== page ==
- Page 1Toshiba Satellite R830
- Page 2 Usability, Screen and Speakers
- Page 3 Performance, Value and Verdict
- Very light (less than 1.5kg)
- Understated and stylish
- Generous connectivity and specs
- Excellent value
- Mediocre screen
- Keyboard feedback too shallow
- Review Price: £729.99
- 13.3in, 1366 x 768, matt-finish screen
- Superb build quality, matt brushed metal finish
- Magnesium chassis keeps weight below 1.5kg
- Dual-core Core i5-2410M, 6GB RAM, 640GB HDD
- DVD rewriter, USB 3.0, eSATA, Bluetooth 3.0
It’s easy enough to find a light, well-built and premium-feeling 13.3in laptop that will last a while away from a socket if you’re willing to spend over a grand. From the Lenovo ThinkPad X1 to the imminent Sandy Bridge refresh of the Apple MacBook Air, there’s plenty of choice. However, if your budget is limited there are far fewer candidates. One of last year’s most interesting ones was the Toshiba Portege R700. Clad in a light metal shell and without compromising on features, only a few flaws held it back from an unreserved recommendation. Now we’re looking at an ultraportable that has the chance to fix these niggles and become one of our favourite choices in its class, the Toshiba Satellite R830-143.
The R830-143 sports a magnesium chassis, which makes it far lighter than rivals using aluminium. Combined with an understated yet attractive design, a matt screen, powerful Sandy Bridge Core i5 internals backed by 6GB of RAM and a 640GB hard drive plus generous connectivity – in a package that weighs a mere 1.47kg with integrated optical drive – it has all the elements in place to be a winner.
First off, let’s talk about design. From a distance, you might mistake it for a budget business machine, but once you get close the subtly brushed metal lid and keyboard surround show otherwise. Thankfully, Toshiba has resisted the temptation of glossy black here – which we have seen rather too much of on its consumer laptops throughout the years, including the recent Satellite p750. The only exception to the lack of shininess is the chrome finish on the R830’s touchpad buttons, and being as they’re the bits you’re likely to be touching most, regular maintenance may be required. However, this is a minor niggle and overall, we love the laptop’s understated ethos.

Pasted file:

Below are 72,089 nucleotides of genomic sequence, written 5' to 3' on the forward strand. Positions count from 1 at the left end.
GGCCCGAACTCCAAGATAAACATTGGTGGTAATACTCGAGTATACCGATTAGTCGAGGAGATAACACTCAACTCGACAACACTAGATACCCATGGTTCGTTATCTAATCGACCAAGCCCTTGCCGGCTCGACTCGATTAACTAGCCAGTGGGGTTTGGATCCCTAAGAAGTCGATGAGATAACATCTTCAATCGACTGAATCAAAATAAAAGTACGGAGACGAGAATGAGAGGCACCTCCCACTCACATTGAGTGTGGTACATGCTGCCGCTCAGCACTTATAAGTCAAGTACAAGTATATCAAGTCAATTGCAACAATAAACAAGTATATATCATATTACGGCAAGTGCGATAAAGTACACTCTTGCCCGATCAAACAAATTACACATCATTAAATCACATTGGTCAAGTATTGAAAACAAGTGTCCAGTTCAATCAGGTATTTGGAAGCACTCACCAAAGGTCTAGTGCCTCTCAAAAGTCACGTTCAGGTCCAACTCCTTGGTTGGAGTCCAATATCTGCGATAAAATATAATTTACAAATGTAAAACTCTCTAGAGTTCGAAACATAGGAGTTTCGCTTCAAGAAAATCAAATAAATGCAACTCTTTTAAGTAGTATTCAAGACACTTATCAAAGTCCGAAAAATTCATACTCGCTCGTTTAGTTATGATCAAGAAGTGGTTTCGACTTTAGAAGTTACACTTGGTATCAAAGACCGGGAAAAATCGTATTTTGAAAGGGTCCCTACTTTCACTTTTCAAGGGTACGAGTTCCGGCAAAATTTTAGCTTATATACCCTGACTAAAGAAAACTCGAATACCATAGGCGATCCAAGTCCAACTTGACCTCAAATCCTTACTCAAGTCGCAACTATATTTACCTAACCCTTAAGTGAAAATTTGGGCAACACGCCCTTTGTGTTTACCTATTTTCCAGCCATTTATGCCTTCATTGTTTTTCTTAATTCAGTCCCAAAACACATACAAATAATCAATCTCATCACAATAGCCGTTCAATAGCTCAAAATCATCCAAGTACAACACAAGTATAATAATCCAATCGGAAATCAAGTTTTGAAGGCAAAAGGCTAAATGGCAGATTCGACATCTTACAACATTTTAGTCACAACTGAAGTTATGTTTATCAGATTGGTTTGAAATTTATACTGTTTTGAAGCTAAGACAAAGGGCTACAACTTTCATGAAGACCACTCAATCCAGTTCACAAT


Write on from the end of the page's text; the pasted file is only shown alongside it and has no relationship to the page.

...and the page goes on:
The R830 feels deceptively flimsy due to its lightweight construction, but actually build quality is flawless. Our only possible niggle is some mild flex in the keyboard. Apart from that, every aspect of this machine feels premium. It’s also worth keeping in mind that the magnesium lid isn’t quite as scratch-proof as aluminium ones tend to be, but with a little care this is not an issue.
Connectivity is another area where the R830 has few rivals in its size/price class. VGA and HDMI are around for video, 3.5mm headphone and microphone jacks deal with audio, while data is taken care of by USB 3.0, USB 2.0 and a combined USB 2.0/eSATA port. The memory card reader accepts high-capacity SDXC cards, and the Ethernet port is of the Gigabit variety. However, what really stands out for an ultraportable this light is the presence of an optical drive – in this case a tray-loading DVD-rewriter. All connections are found around the sides, leaving the front and back free in keeping with its minimalist styling. Naturally, the wireless front is covered by both Wi-Fi N and Bluetooth 3.0 HS.